Today's presentations will be open to the public. The public is more than welcome to spend the entire day today.
At this time, I would like to go around the head table and introduce the members seated at the head table. I'll be starting on the right-hand side of the room. That's the audience's right-hand side of the room. At the first seat is our industry liaison representative for today, Dr. Don Franco from the National Renderers Association.
If members would raise their hand just so the people in the audience can see who you are, I'd appreciate it.
Sitting next to Dr. Franco is Dr. Lawrence Schonberger, Assistant Director for Public Health, Division of Viral and Rickettsial Diseases, Center for Disease Control. In the next seat is Mr. Leon Faitek, consumer advocate on this Committee from San Diego, California. In the next seat is Dr. Raymond Roos, Chairman of the Department of Neurology, University of Chicago.
Next is Dr. William Hueston, Associate Dean, Virginia-Maryland Regional College of Veterinary Medicine. The empty seat right here in front of the podium will soon be filled by David Hoel, Professor and Chairman, Department of Biometry & Epidemiology, Medical University of South Carolina. Next, in front of me, is Dr. Linda Detwiler, Senior Staff Veterinarian, U.S. Department of Agriculture. Next is our Chairman, Dr. Paul Brown, Medican Director Laboratory of Central Nervous System Studies, National Institute of Neurological Disorders and Stroke. The next seat is mine.
Next to me is one of our new Committee members. I would like to welcome Dr. Donald Burke, Director, Center for Immunization Research, Johns Hopkins University to the Committee table. Next is Ms. Barbara Harrell, our consumer representative, Director, Division of Minority Health, State of Alabama Department of Public Health.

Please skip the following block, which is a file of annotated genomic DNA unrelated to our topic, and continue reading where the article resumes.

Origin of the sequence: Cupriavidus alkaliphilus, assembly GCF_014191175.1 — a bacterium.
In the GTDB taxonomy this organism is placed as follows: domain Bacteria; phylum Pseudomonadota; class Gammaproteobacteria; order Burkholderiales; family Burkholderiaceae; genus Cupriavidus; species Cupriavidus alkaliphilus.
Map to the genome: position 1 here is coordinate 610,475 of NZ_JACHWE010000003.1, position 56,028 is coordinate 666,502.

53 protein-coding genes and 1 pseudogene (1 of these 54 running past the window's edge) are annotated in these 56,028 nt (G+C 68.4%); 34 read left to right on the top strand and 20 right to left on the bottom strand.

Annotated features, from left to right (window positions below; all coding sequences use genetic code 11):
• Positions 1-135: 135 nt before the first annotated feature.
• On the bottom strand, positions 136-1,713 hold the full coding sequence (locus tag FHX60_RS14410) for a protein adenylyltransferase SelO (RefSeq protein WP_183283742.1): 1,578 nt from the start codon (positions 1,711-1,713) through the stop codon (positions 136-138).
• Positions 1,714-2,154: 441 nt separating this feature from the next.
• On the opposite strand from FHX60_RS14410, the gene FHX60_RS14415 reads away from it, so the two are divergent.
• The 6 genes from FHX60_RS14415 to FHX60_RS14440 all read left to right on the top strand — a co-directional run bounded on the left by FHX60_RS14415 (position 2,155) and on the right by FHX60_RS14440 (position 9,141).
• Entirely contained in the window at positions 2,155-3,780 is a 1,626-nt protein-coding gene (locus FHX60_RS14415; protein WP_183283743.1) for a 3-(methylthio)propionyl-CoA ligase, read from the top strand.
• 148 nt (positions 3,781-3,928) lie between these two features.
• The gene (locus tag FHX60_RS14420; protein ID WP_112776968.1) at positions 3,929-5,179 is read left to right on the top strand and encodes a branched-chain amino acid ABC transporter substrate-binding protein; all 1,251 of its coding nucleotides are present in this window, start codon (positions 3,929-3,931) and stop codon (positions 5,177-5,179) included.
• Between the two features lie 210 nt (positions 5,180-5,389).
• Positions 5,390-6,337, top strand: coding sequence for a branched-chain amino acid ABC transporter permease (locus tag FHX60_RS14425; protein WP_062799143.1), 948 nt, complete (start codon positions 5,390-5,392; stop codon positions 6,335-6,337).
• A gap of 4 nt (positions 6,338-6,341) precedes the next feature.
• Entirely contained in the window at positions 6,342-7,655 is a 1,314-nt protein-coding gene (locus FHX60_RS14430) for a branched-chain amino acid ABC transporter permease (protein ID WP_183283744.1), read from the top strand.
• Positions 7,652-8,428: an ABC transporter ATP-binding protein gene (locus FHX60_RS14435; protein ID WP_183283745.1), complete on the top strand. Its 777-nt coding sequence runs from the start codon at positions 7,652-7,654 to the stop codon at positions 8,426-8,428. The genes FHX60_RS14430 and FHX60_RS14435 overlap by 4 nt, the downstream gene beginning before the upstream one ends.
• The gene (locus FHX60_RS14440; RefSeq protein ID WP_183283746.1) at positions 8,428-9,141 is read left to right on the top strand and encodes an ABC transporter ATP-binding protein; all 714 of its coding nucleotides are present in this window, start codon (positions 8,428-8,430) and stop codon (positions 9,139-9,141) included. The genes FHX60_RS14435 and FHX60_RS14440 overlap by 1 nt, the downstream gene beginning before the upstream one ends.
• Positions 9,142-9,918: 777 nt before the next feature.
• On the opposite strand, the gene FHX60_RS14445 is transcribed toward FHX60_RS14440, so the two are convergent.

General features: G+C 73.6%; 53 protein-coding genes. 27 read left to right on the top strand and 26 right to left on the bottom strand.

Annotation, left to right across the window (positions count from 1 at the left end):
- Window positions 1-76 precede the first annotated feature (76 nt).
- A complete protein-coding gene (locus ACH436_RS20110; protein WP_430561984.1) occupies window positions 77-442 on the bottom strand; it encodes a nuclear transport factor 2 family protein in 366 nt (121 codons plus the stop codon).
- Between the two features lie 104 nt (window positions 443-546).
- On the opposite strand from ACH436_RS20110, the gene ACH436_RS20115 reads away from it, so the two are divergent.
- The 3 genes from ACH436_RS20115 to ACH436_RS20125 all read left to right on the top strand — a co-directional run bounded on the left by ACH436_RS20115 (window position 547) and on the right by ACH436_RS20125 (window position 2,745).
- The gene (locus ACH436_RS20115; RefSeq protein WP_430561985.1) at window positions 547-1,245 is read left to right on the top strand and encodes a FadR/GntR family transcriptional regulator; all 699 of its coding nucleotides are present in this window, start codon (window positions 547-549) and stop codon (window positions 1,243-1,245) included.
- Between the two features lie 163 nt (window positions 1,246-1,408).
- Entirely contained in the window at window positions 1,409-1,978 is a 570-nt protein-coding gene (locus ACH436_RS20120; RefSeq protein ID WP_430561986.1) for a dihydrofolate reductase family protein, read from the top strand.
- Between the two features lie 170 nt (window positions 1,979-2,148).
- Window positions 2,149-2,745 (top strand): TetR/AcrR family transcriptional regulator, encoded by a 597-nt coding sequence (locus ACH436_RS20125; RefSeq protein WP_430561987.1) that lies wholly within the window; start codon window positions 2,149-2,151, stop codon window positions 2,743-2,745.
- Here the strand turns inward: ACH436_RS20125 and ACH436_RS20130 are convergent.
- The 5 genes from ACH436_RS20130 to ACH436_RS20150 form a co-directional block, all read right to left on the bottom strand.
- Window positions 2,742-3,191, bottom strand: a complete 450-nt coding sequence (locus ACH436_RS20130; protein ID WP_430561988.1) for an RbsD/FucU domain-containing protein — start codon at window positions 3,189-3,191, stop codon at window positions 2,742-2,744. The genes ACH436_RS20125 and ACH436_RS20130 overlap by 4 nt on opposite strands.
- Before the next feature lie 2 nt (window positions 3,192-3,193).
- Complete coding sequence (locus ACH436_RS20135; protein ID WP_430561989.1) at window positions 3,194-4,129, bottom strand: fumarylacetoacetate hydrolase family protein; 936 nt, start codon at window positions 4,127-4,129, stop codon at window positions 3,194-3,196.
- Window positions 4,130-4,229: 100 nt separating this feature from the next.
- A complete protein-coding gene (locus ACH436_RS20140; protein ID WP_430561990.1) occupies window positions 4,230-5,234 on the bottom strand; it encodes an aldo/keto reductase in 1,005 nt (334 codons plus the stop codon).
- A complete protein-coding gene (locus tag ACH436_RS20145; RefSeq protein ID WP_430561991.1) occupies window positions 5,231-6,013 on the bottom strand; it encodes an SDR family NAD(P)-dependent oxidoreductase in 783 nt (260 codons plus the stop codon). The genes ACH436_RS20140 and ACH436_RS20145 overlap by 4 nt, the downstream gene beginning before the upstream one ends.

Next we have four temporary members for this session. They are Dr. Peter Grant Lurie, Visiting Assistant Research Scientist from the University of Michigan; Dr. Doris Olander, Research Associate, University of Wisconsin; Dr. Eric Decker, Associate Professor, University of Massachusetts; and Dr. Elizabeth Williams, Professor, Department of Veterinary Service, University of Wyoming. Welcome to everybody.
I would now like to read into the public record the conflict of interest statement required for this meeting.
"The following announcement is made part of the public record to preclude even the appearance of a conflict of interest at this meeting.
Pursuant to the authority granted under the Committee charter, the Director for the Center of Biologics Evaluation and Research has appointed Drs. Peter Lurie, Doris Olander, and Elizabeth Williams as temporary voting members. In addition, the Director for the Center for Food Safety and Applied Nutrition has appointed Dr. Eric Decker as a temporary voting member, and Mr. Don Franco from the National Renderers Association as the industry liaison representative for today's meeting.